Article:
We touched briefly on the benefits of the action of simply porting the engine. Basically increasing the size of the inlets and exhaust ports. This allows a greater volume of air to travel through the engine for a given amount of boost.

However we also agreed that the increased port size will lead to potentially adversely affecting the performance of the car at low rpm levels.

Why is this? Can we discuss this a little further?

JJ
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Old 02-04-2007, 07:01 PM   #118
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JJ simply put,more air down low is not good but it is good at higher revs.

The best YB built would be the Rouse engine for allround greatness
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Old 02-04-2007, 07:10 PM   #119
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Quote:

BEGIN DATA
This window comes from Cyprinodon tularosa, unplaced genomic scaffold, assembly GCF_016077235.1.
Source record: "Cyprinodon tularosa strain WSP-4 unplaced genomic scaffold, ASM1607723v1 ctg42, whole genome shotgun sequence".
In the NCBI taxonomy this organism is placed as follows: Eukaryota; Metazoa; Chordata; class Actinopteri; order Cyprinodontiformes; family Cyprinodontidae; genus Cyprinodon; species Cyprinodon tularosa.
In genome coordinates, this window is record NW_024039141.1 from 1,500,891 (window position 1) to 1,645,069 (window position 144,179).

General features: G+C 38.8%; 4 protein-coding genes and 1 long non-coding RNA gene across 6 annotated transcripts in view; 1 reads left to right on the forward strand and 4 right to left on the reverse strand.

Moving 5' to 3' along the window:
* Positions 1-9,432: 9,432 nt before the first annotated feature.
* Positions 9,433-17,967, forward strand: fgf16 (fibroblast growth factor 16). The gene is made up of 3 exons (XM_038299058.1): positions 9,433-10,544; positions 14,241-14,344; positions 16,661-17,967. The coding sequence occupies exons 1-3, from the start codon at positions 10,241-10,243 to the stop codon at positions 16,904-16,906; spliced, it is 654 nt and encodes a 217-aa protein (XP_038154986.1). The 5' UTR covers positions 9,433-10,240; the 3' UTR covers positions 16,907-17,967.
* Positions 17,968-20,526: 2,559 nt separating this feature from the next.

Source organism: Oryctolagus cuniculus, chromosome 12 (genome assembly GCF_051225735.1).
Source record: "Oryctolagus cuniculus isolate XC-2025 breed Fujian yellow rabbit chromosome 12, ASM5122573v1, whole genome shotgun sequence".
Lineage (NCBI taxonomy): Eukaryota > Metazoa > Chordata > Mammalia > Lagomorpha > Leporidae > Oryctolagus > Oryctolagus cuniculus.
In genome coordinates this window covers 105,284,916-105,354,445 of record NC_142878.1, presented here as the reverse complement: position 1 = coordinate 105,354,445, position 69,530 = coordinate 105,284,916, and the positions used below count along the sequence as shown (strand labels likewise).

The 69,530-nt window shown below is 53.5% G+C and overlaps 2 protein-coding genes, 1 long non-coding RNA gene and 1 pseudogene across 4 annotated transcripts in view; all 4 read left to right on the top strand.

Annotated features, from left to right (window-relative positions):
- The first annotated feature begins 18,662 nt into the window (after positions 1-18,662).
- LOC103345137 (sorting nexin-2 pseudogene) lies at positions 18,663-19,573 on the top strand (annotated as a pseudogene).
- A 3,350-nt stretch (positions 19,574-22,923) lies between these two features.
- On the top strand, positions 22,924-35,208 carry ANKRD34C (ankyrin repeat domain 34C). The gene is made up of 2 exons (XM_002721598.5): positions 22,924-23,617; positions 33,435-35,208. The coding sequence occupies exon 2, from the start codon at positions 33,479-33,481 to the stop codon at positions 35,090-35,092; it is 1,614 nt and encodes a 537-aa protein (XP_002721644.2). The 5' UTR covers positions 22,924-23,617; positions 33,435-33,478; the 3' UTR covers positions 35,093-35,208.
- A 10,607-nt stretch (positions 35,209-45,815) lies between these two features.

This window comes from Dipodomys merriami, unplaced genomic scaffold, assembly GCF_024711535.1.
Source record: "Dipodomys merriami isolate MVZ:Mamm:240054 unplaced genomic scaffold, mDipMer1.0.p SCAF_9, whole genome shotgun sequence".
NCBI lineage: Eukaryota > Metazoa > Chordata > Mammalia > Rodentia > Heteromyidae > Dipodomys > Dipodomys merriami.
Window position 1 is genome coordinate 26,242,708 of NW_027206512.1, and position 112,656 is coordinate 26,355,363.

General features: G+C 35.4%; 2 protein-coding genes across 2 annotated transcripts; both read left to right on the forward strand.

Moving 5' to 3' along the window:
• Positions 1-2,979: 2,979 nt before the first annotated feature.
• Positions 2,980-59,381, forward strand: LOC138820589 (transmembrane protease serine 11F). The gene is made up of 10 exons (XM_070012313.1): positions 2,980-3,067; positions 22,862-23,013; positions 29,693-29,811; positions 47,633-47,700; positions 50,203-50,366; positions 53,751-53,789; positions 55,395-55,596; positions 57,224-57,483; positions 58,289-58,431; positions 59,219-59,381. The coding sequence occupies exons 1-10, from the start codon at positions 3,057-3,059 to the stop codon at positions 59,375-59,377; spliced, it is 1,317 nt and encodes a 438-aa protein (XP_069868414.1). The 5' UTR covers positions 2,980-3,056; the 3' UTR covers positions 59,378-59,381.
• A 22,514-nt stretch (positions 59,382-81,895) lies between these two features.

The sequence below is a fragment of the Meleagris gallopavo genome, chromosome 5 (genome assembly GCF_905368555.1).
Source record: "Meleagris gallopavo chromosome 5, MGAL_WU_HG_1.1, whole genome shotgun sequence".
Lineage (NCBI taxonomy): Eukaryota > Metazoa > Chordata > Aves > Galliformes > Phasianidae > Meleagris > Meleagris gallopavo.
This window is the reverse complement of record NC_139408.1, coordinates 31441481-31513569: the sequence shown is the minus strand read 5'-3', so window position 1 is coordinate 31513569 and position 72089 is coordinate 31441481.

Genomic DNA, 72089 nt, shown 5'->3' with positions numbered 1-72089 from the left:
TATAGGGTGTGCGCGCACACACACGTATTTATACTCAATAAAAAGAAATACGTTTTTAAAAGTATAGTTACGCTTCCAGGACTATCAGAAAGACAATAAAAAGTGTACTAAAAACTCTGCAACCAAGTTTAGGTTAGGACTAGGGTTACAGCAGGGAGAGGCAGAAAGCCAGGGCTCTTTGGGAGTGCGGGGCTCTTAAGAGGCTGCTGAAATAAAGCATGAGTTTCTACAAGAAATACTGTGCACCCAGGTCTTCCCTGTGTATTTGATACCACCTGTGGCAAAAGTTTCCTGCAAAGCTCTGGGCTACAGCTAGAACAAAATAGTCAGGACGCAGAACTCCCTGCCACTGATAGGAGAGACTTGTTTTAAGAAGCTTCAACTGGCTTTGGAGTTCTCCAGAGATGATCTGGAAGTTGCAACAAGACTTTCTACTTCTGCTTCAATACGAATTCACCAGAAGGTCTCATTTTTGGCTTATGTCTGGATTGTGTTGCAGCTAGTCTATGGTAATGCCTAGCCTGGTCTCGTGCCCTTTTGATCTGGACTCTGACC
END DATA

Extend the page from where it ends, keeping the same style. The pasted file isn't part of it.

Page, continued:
Originally Posted by Bosch Dealer
JJ simply put,more air down low is not good but it is good at higher revs.

The best YB built would be the Rouse engine for allround greatness
But why is more air low down bad? what exactly makes it bad?

JJ
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Old 02-04-2007, 09:37 PM   #120
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Quote:
Originally Posted by Bosch Dealer
...to sum up

an F1 engine is built in such a way it will be good at what it does..that aint a compromise thats perfection as they know exactly what is needed..it doesnt need to have a smooth idle or run on unleaded fuel or do 40 mpg etc etc
Absolutely bollocks, MPG is one of the most important factors about formula one engines, getting the power is easily, getting it without drinking lots of heavy fuel you have to carry around with you is the ultimate compromise, and is the key to winning races NOT outright power.

Quote:
..the dragsters again ,its built to do that job it doesnt need to do more
Built to do what job?
Work well at low rpm for the all important holeshot, or built well for massive top end power to carry the acceleration on to the end of the track?
The answer of course is a compromise of the two.

Quote:
..the road car engine again is designed to do a job where is the compromise its economical fairly fruity and does what it says on the tin nothing more nothing less
Ah, the "road engine" as found in an FQ400 evo, a 1.1 fiesta popular plus, and a hummer, all doing nothing more and nothing less than each other.